Since my work on Justice John Walpole Willis, I find myself measuring current events in the judicial/political realm against the criterion of “What would Willis do?” Justice Dyson Heydon, the commissioner sitting on the Royal Commission into Trade Union Governance and Corruption has spent the weekend contemplating whether the fair-minded observer would ‘apprehend’ bias in his initial acceptance to make the Sir Garfield Barwick oration at a Liberal [i.e. conservative] Party function. I wonder what Willis would do were he in the same situation.
Of course, the question is moot as the commissions of a colonial judge in the 19th century and a Royal Commissioner appointed in March 2014 are completely different. As a colonial judge appointed by Whitehall, Willis was expected to support the executive government, albeit balancing this against his own professional commitment to the ‘rule of law’. It was this assumption of loyalty to the government that underpinned the whole basis of a colonial judicial appointment. Appointment as a colonial judge was ‘at pleasure’ (the pleasure of the Queen-in-Council and the British Government, that is) whereas appointment as a judge on the English bench was ‘during good behaviour’ with the judiciary intended to be largely independent of Parliament.
There are those who would argue (myself included) that this particular Royal Commission is, and has been, political from its very inception. The choice of Royal Commissioner falls to the Prime Minister, and no Prime Minister would appoint a Commissioner that he felt would be inimical to the whole project.
Willis often cited Lord Mansfield as a model, most particularly Mansfield’s insistence on not bowing to popular opinion during the Wilkes trials. “Fiat justitia ruat caelum” declared Willis, following Mansfield (“Let justice be done though the heavens fall”) and Willis frequently declared that he did not seek popularity or the approval of others. These ‘others’ often tended to be governors and his brother judges. Despite his insistence that he eschewed popularity, many of his most controversial statements fed right into the popular local politics of the day.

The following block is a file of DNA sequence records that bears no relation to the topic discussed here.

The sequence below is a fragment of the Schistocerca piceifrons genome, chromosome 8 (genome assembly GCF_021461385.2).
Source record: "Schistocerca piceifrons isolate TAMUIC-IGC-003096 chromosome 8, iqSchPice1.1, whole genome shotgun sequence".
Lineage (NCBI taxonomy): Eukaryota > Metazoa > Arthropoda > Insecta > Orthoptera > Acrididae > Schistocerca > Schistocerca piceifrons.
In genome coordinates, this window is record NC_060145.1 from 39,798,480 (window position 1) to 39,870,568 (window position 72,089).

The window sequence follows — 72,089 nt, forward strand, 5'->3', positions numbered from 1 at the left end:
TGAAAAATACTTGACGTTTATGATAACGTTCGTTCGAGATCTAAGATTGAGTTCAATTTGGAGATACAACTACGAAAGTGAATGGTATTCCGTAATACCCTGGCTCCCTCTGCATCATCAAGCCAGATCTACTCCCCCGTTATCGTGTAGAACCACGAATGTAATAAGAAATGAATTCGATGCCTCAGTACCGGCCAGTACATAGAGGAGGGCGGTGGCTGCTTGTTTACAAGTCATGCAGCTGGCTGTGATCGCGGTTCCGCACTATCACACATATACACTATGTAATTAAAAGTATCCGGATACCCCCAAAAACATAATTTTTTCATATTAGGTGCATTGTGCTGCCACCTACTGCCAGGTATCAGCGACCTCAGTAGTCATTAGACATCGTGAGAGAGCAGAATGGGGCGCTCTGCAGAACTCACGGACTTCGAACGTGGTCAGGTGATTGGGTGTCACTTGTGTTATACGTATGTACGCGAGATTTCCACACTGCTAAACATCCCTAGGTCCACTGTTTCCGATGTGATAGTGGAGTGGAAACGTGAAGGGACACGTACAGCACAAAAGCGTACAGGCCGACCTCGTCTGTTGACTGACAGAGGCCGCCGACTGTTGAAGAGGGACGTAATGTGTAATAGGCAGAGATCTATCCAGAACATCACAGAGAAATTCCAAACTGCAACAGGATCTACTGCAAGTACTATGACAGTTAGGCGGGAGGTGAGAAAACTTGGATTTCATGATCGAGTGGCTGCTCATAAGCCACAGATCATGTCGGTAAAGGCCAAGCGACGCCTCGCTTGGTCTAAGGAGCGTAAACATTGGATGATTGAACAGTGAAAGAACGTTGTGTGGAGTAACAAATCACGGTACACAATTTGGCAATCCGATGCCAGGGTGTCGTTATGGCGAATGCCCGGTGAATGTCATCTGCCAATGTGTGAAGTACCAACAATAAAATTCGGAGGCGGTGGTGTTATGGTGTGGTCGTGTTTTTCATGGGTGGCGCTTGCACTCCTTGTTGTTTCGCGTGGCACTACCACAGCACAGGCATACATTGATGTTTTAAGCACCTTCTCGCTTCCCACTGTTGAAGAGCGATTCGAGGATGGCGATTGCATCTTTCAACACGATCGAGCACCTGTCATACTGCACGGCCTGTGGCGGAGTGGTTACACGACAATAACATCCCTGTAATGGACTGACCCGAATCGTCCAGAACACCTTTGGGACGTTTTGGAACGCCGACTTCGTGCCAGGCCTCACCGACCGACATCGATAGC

In this regard, Heydon likewise looks to black-letter law rather than popular opinion. Like Willis he, too, dissented from his brother judges. In 2013 Professors Andrew Lynch and George Williams of UNSW analyzed Heydon’s performance on the High Court and found that he dissented on 40% of the matters on which he sat. Gabrielle Appleby has written a good article on The Conversation website on Heydon as a ‘black-letter’ judge, as does Tom Allard in The Age. Richard Ackland in the Saturday Paper gives a rather more damning appraisal.
So what would Willis do? Pure speculation and ‘what-if’ery here, but I don’t think he’d stand down. He would see even the raising of the issue as a personal attack, and would turn it around onto his critics, the unions. He would almost certainly give a long and learned justification of whatever he decided to do, steeped in judicial and biblical allusions.
What will Heydon do? I have no idea, but I suspect that he won’t stand down either. I may be wrong.